June 26 (Bloomberg) -- The euro fell below $1.30 for the first time in almost a month as European Central Bank President Mario Draghi said monetary policy will remain stimulative, dimming the relative allure of assets denominated in the currency.
The dollar remained higher versus the 17-nation currency even as Federal Reserve Bank of Richmond President Jeffrey Lacker said he expects U.S. economic expansion to remain “sluggish” for “a couple more years” and that the central bank isn’t close to reducing its bond holdings. Australia’s dollar rose as Prime Minister Julia Gillard lost a ballot for the leadership of the governing Labor party to her predecessor, Kevin Rudd. India’s rupee plunged to a record versus the dollar.
“The euro weakness today is being driven by comments from Draghi,” said Eric Viloria, senior currency strategist for Gain Capital Group LLC in New York, in a telephone interview. “It’s all about market perception of which direction central banks are moving. The Fed is moving in a direction where they’re going to be slowing the pace of accommodation, while the ECB could still provide more, if necessary.”
The euro declined 0.5 percent to $1.3012 at 5 p.m. New York time, reaching as low as $1.2985, the weakest level since June 3. Europe’s shared currency fell 0.6 percent to 127.17 yen. Japan’s currency rose 0.1 percent to 97.72 per dollar.
The yen has gained 2.7 percent to the greenback this month, while Norway’s krone has declined 3.9 percent. This quarter, the euro has led all major gainers with a 1.5 percent increase, while the worst-performing Australian dollar has slipped 10.9 percent. The greenback is the best-performing currency in 2013 and South Africa’s rand has plunged 16.3 percent.
India’s rupee declined versus all 31 of its most-traded counterparts as investors favored the greenback based on the U.S. economic outlook. The currency depreciated 1.8 percent to 60.73 per dollar after reaching 60.77, its lowest-ever level versus the greenback.
Australia’s dollar rose after Rudd defeated Gillard in their third face-off to head Australia’s governing Labor party in three years. The currency increased 0.2 percent to 92.77 U.S. cents after touching its strongest level in a week.
The New Zealand dollar gained versus all of its major peers after reassurances from China that it will ease a credit squeeze spurred demand for higher-yielding assets. The so-called kiwi rose 0.6 percent to 77.91 U.S. cents.
The ECB’s monetary policy “will stay accommodative for the foreseeable future,” Draghi said in a speech at the French National Assembly in Paris. “We have an open mind about all other possible instruments that we may consider proper to adopt,” he said, adding that an exit remains “distant.”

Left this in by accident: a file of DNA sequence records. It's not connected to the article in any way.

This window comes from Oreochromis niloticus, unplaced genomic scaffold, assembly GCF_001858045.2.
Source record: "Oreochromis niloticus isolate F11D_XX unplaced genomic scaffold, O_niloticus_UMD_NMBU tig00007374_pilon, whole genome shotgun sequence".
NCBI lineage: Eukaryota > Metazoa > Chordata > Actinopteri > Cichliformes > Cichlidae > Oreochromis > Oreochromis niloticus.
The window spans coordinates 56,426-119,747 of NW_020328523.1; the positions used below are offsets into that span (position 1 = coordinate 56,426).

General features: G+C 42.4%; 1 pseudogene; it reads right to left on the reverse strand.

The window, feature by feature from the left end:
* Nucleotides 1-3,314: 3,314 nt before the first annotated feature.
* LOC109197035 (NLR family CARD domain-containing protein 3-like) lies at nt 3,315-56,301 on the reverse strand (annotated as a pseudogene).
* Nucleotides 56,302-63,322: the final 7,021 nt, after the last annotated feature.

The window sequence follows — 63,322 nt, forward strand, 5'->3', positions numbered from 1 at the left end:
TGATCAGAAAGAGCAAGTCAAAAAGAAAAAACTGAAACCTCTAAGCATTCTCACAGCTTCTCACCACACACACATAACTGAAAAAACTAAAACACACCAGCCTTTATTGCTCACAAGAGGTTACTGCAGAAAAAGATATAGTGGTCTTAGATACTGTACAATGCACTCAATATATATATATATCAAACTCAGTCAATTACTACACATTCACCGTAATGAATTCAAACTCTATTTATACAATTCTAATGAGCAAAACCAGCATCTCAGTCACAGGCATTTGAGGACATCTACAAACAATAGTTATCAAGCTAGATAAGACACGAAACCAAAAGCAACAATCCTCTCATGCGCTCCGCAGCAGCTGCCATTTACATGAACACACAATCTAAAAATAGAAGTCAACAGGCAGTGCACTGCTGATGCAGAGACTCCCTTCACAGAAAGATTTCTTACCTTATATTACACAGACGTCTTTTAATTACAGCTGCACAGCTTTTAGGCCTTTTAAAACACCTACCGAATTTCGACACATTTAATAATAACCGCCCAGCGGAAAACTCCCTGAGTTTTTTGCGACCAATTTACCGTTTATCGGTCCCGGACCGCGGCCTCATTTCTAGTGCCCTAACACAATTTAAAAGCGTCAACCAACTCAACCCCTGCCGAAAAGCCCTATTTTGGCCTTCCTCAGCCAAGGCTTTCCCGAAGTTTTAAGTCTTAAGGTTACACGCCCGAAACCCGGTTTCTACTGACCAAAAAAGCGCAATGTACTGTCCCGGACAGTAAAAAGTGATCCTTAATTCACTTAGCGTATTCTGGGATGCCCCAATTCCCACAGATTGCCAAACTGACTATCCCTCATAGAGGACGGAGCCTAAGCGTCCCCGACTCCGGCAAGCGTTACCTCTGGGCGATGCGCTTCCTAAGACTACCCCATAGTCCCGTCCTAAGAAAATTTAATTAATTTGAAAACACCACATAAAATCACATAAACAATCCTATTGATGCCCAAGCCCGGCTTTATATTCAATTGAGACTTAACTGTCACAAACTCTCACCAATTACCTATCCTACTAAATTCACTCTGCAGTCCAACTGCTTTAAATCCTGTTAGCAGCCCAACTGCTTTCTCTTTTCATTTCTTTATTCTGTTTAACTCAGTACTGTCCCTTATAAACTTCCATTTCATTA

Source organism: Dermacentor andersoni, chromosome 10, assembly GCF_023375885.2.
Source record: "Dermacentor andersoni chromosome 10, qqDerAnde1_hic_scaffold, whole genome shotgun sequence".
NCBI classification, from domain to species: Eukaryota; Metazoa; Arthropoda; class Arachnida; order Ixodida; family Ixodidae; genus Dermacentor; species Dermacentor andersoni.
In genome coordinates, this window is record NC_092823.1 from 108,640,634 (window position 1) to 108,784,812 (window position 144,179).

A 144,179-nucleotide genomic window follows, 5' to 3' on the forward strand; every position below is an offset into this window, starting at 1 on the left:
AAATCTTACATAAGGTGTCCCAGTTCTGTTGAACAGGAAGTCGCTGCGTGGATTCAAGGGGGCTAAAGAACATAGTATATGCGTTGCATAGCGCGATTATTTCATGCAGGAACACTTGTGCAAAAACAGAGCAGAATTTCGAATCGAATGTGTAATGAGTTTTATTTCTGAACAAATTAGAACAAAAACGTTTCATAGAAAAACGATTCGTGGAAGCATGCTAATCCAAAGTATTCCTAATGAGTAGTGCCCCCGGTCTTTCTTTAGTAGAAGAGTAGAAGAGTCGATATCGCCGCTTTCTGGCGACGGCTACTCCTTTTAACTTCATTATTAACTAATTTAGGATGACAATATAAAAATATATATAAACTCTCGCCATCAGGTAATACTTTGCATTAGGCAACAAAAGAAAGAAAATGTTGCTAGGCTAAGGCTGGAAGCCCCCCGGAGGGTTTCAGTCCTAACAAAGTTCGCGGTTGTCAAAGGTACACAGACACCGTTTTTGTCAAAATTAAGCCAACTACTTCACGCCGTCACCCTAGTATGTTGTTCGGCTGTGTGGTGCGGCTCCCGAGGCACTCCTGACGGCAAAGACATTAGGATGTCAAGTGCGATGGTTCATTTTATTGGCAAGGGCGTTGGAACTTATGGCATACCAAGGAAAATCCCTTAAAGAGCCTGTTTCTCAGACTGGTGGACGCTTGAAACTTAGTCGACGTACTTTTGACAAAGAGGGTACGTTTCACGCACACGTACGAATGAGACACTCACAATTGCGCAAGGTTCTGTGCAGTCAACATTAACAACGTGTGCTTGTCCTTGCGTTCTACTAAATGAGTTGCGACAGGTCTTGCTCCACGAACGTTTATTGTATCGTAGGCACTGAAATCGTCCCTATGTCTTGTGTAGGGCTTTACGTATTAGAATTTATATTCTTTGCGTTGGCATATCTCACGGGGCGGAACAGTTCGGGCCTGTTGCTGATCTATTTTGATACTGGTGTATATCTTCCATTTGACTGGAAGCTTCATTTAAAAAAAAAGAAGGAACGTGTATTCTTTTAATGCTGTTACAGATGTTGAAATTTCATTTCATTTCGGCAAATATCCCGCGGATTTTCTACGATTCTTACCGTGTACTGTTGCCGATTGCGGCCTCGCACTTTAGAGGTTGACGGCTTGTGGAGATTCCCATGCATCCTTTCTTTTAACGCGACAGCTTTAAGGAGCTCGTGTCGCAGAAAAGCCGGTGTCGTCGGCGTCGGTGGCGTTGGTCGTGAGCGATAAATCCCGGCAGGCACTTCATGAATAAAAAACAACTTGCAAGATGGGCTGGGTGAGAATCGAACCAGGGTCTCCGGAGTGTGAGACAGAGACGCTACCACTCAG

The Frankfurt-based ECB cut its benchmark interest rate to a record-low 0.5 percent in May after six consecutive quarters of contraction in the 17-nation currency-bloc economy.
“It’s all about the fairly dovish comments from Draghi,” Richard Franulovich, a senior currency strategist at Westpac Banking Corp. in New York, said in a telephone interview. “At this point, it’s more a case of euro weakness than dollar strength. That’s driven by the shift in the relative stance of the two central banks.”
Europe’s common currency may extend declines versus the dollar after dropping below its 200-day moving average, currently $1.3073, Brooks said.
The 17-nation euro is testing support at $1.3034, Richard Adcock, a technical strategist at UBS AG in London, wrote today in a note to clients.
If the currency closes below this level, a deeper sell-off will be triggered, with the next layer of support coming at $1.2797, he said. That would be the lowest since May 17. Support refers to an area on a chart where buy orders may be clustered.
The shared currency has declined 2.8 percent against the greenback since Federal Reserve Chairman Ben S. Bernanke said on June 19 the U.S. central bank may begin paring back bond purchases this year.
U.S. gross domestic product rose at a revised 1.8 percent annualized rate in the first quarter, down from the previous estimate of 2.4 percent, the Commerce Department said. The first quarter rate was projected to hold at 2.4 percent, according to a Bloomberg News survey of economists.
Reports yesterday showed U.S. durable goods orders rose more than forecast in May and consumer confidence for June exceeded projections.
The dollar has gained 2.5 percent since June 19, according to the Bloomberg U.S. Dollar Index that represents 10 major currencies weighted by liquidity and trade flows.
The pound fell versus the greenback as Bank of England policy maker David Miles renewed his call for more asset purchases.
A “slight expansion” of the bank’s quantitative-easing program would be helpful, he told a conference in London today.
Sterling fell 0.7 percent to $1.5314.
Trading in over-the-counter foreign-exchange options totaled $38.1 billion, compared with $27.5 billion yesterday, according to data reported by U.S. banks to the Depository Trust Clearing Corp. and tracked by Bloomberg. Volume in options on the dollar-yuan exchange rate amounted to $11.9 billion, the largest share of trades at 31 percent. Euro-dollar options were the second most-actively traded, at $6 billion, or 16 percent.
Dollar-yuan options trading was 181 percent above the average for the past five Wednesdays at a similar time in the day, according to Bloomberg analysis. Euro-dollar options trading was 50 percent above average.
Volatility in currencies surged since the Fed signaled last week it may start reducing stimulus this year. JPMorgan Chase & Co.’s Group of Seven Volatility Index, based on currency-option premiums, reached 11.58 percent after rising to 11.96 percent on June 24, the highest since January 2012.
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